Announcements and denials: how Iran has not dissolved the 'morality police'
The country's attorney general, Mohamad Jafar Montazeri, had assured that these patrols 'had nothing to do with the judiciary'
This Sunday, Iranian state television has confirmed that these patrols are still in force, although they are no longer present on the streets
At first it seemed so. but no, although yes. but in the end nothing: Iran , through its state television , has denied this Sunday that the Islamic Republic< /strong> has dissolved its morality police, a body in the eye of the hurricane since September of this year. On the 13th of that month, a group of police officers from this body arrested the young Mahsa Amini in the center of Tehran.
The 22-year-old died shortly after. in police custody, after receiving a beating by the officers. His death sparked a wave of protests that, three months later, not only continues but threatens the foundations of Iran and its ayatollahs regime. strong>. At first, the demonstrations called for an end to the mandatory hijab in the country. Now they are clamoring for the fall of the entire Islamic Republic.
“[The morale patrol] has nothing to do with the judiciary >. The police, who created it, have stopped it themselves,” said the country's attorney general, Mohamad Yafar Montazeri this Saturday in an interview. His words were interpreted as a sign that the morale patrol, which has not patrolled since September, was going to be dismantled.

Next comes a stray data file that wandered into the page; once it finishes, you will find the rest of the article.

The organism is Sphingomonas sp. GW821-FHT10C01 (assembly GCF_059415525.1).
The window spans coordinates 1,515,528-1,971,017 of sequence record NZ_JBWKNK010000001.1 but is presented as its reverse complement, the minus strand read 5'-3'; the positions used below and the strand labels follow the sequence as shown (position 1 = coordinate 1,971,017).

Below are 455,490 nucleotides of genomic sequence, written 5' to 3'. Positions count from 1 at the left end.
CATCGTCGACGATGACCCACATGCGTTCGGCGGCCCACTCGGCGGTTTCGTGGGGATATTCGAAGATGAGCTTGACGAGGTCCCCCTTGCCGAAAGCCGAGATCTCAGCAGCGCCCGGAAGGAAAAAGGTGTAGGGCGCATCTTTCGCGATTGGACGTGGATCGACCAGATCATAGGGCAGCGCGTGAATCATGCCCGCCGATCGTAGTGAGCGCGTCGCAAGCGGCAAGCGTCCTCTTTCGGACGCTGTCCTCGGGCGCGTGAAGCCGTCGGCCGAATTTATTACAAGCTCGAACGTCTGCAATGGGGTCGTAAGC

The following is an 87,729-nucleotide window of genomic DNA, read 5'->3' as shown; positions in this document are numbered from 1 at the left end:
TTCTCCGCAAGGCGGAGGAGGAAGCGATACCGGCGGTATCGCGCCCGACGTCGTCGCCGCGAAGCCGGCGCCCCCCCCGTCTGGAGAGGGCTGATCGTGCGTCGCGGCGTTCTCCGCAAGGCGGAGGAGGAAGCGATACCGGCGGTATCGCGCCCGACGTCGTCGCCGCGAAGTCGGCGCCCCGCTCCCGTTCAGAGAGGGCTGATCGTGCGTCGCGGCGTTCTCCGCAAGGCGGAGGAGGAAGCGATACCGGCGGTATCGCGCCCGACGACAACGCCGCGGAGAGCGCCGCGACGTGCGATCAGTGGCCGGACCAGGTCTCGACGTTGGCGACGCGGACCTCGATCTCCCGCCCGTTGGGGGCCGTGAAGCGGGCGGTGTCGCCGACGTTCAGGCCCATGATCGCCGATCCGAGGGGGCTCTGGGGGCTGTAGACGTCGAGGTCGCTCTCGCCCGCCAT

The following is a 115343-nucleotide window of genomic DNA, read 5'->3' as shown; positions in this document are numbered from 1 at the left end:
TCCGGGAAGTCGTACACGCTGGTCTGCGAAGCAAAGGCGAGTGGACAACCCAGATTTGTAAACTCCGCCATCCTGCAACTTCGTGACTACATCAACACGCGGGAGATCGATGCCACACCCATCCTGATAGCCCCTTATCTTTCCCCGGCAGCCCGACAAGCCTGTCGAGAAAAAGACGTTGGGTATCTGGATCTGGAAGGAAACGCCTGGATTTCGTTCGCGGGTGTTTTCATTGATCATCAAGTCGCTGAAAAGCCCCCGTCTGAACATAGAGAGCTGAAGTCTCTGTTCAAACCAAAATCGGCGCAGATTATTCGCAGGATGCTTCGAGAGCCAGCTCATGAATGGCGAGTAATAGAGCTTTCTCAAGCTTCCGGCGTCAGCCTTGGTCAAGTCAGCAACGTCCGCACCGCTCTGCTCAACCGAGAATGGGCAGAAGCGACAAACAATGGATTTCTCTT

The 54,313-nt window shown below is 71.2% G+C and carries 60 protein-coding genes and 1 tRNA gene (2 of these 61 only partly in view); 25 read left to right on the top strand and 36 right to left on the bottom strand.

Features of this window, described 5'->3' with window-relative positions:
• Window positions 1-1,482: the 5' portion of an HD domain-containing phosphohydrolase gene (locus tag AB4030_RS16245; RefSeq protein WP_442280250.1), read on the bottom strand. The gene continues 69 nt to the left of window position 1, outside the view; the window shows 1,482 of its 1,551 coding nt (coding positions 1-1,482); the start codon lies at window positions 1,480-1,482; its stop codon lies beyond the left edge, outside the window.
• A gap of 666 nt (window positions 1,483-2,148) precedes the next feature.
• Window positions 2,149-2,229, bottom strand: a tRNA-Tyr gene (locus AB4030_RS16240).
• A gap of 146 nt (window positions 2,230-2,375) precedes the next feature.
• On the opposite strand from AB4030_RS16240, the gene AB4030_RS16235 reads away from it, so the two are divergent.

Not so. “Iran's attorney general has simply made it clear that the patrols do not follow judicial authority, and that whoever established them is responsible for them. in the past it has canceled them now. No official of the Islamic Republic has confirmed the dismantling of the morality police,” Iranian public television said this Sunday, Al-Alam, who continued:
“Some foreign media have tried to portray the prosecutor's words as a retreat on issues such as chastity and hijab & rdquor ;, continues the state media. The prosecutor was referring only to the fact that, since Amini's death, these patrols no longer patrol.
Changes in sight?
In his statement, apart from his ambiguity with the morale patrols, Montazerí he also referred to to the compulsory veil. Nor did he clarify the question. “The bad hijab —the veil worn without covering the hair “sufficiently”— In the country, especially in the holy city of Qom, it is one of the main concerns of the judiciary as well. as of our revolutionary societya. But it should be noted that judicial action is the last resort and cultural measures come before any other,” said Montazeri.
With this, the prosecutor hinted at a future and hypothetical judicial decriminalization of “misuse” She would not wear the hijab, which would still be mandatory for all women in Iran.
“Despite the fact that the regime's press has quickly come out to deny that the morality police have been shut down, yes, they are. “There seem to be signs that some circles within the government are debating whether to relax, change, or gloss over hijab laws,” writes Iranian academic Dr. Arash Azizi.
“However, I find it very difficult to think that [supreme leader, the Ayatollah, was the leader of the world]. Ali] Khamenei Why can I grant something like that? on this front”, continues the expert. For the most conservative sectors within the government of Iran —the ayatollah — and the current president, Ebrahim Raisí, are part of them— the mandatory veil is one of the cornerstones of the Islamic Republic.
Meanwhile, the protests continue: the demonstrators have scheduled, for this week, three days of general strike and protests throughout the country. The death toll during the wave of demonstrations now exceeds 450 —the vast majority at the hands of the police—, and at least five Protestants have been sentenced to death for having participated in the riots. And the repression does not stop: this Sunday, four people were executed for allegedly having “collaborated withIsrael”.